The COVID-19 pandemic has heightened the nation’s awareness of the critical role that low-wage workers — cashiers, nursing assistants, delivery people — play in our lives. MDRC’s Cynthia Miller summarizes research about how expanding the Earned Income Tax Credit can effectively supplement their earnings and lead to other positive benefits for them and their families.
Amid keen interest in helping students, young adults, and low-wage workers build the skills necessary to succeed in a technologically advanced economy, MDRC is studying a range of programs that feature employer involvement, such as career pathways from high school into college and the workforce, work-based learning, apprenticeships, and sectoral training.
How Community Colleges Are Advancing Equity in Career and Technical Education
Community college career and technical education (CTE) can fill shortages in the labor market while providing a pathway to economic mobility. But can it do so equitably? In 2019, MDRC’s Center for Effective CTE conducted a scan of notable programs across the country to find out more.
Interim Findings from the Paycheck Plus Demonstration in Atlanta
The Earned Income Tax Credit reduces poverty for many low-income families but does little for workers without dependent children. Paycheck Plus, being tested in New York City and Atlanta, offers an expanded credit to this population. This report presents its two-year impacts on employment, earnings, and income in Atlanta.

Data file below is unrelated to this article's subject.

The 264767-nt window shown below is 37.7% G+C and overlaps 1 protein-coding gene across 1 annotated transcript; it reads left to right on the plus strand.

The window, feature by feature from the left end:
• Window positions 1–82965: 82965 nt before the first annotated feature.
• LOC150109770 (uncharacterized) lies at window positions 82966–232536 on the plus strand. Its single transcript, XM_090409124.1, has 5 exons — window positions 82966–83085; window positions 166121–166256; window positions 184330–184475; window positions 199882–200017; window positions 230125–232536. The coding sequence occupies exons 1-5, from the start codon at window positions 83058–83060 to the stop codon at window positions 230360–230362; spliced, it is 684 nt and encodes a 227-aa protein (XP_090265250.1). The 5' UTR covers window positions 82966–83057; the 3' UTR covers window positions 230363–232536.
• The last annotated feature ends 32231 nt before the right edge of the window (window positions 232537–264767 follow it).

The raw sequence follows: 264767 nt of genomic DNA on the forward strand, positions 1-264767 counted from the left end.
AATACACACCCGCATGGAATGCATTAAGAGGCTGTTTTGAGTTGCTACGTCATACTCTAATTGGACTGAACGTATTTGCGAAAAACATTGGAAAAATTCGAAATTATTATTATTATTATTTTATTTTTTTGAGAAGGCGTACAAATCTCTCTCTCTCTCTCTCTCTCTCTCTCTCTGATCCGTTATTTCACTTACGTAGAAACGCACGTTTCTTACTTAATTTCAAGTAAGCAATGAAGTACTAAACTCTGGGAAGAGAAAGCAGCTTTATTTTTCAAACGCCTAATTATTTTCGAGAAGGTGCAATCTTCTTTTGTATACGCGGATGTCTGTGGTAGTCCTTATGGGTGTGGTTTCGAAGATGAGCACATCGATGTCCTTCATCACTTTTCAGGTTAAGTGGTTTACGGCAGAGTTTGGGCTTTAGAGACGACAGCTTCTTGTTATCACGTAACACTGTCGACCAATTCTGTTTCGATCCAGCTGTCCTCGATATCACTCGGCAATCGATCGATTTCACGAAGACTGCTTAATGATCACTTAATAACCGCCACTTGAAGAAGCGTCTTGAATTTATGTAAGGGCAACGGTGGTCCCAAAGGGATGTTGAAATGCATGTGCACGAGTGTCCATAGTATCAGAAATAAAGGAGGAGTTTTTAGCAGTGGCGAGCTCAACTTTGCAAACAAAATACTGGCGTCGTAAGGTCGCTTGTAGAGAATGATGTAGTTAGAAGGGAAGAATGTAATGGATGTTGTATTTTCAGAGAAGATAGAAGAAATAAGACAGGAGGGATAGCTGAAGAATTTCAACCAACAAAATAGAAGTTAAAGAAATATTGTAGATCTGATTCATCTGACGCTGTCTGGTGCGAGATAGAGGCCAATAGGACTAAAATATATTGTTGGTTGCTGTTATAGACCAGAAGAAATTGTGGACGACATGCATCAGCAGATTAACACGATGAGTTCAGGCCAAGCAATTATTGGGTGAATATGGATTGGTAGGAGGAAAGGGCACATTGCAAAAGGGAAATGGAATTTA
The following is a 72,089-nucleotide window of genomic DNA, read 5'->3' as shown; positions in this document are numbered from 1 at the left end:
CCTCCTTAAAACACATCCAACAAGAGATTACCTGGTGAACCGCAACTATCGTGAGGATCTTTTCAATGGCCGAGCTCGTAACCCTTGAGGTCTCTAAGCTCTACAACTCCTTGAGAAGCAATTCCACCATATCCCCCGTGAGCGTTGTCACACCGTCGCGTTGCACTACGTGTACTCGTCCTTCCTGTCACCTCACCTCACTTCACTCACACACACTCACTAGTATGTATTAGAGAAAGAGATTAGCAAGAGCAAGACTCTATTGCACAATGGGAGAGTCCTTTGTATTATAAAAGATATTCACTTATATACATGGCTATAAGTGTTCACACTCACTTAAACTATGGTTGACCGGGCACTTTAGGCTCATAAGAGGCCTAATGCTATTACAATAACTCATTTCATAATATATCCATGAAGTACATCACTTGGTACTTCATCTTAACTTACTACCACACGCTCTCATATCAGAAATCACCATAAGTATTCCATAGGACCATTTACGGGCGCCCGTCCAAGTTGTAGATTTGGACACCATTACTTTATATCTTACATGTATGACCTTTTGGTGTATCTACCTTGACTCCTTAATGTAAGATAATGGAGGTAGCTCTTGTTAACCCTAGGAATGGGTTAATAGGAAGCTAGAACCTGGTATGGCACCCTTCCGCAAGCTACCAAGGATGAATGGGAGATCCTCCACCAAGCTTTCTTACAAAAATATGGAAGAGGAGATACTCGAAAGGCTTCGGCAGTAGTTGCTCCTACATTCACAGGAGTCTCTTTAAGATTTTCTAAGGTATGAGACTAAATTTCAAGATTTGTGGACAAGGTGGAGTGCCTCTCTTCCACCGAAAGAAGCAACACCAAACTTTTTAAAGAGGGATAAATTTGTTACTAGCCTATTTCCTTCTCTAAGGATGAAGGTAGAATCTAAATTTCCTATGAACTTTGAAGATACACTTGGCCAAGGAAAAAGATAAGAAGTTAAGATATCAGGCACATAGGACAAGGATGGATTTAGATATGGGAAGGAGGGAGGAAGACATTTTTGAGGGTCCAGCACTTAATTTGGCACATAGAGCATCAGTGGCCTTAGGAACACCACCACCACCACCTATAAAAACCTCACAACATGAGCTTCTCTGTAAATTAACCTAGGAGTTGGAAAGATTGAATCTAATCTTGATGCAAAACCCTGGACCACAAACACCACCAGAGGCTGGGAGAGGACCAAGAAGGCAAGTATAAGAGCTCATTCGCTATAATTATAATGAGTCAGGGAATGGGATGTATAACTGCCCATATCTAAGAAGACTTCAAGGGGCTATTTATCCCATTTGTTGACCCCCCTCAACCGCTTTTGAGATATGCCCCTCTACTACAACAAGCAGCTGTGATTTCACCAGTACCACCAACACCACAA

Evidence Underlying Programs and Policies That Work
This brief, a collaboration with Results for America, identifies the major categories of career and technical education within the nation’s secondary and postsecondary education systems and describes the existing research on whether these programs are achieving desired outcomes for students.
Data can help career and technical education programs refine their models, pinpoint successes, and communicate lessons with funders and stakeholders. Drawing in part on conversations with leaders in the field, this brief outlines four steps programs can take to strengthen their data-collection and measurement activities and develop robust data strategies.
In the spring of 2019, MDRC invited practitioners from innovative career and technical education (CTE) programs to discuss questions of equity. This policy brief summarizes the most common equity challenges that were raised in the discussion, along with ideas that emerged for how to address them.
Early Impacts of the Grameen America Program
Grameen America provides loans to low-income women who are seeking to start or expand their small businesses. Early results from a random assignment evaluation show that Grameen participants are more likely to operate their own businesses and to establish credit scores and less likely to experience material hardship.
Early Findings From the Family Self-Sufficiency Program Evaluation
This first national randomized controlled trial of the Family Self-Sufficiency (FSS) program — the main federal strategy to help housing voucher recipients make progress toward economic mobility — examined program implementation, participants’ engagement, and impacts on labor force participation and benefits receipt in the first 24 months of this five-year program.
Stability and Change
Community organizations are at the center of neighborhood improvement efforts. But how do organizational networks evolve over time, and how does their evolution affect local capacity for positive change? This report takes on these questions to advance an understanding of how community networks function, and how to better support them.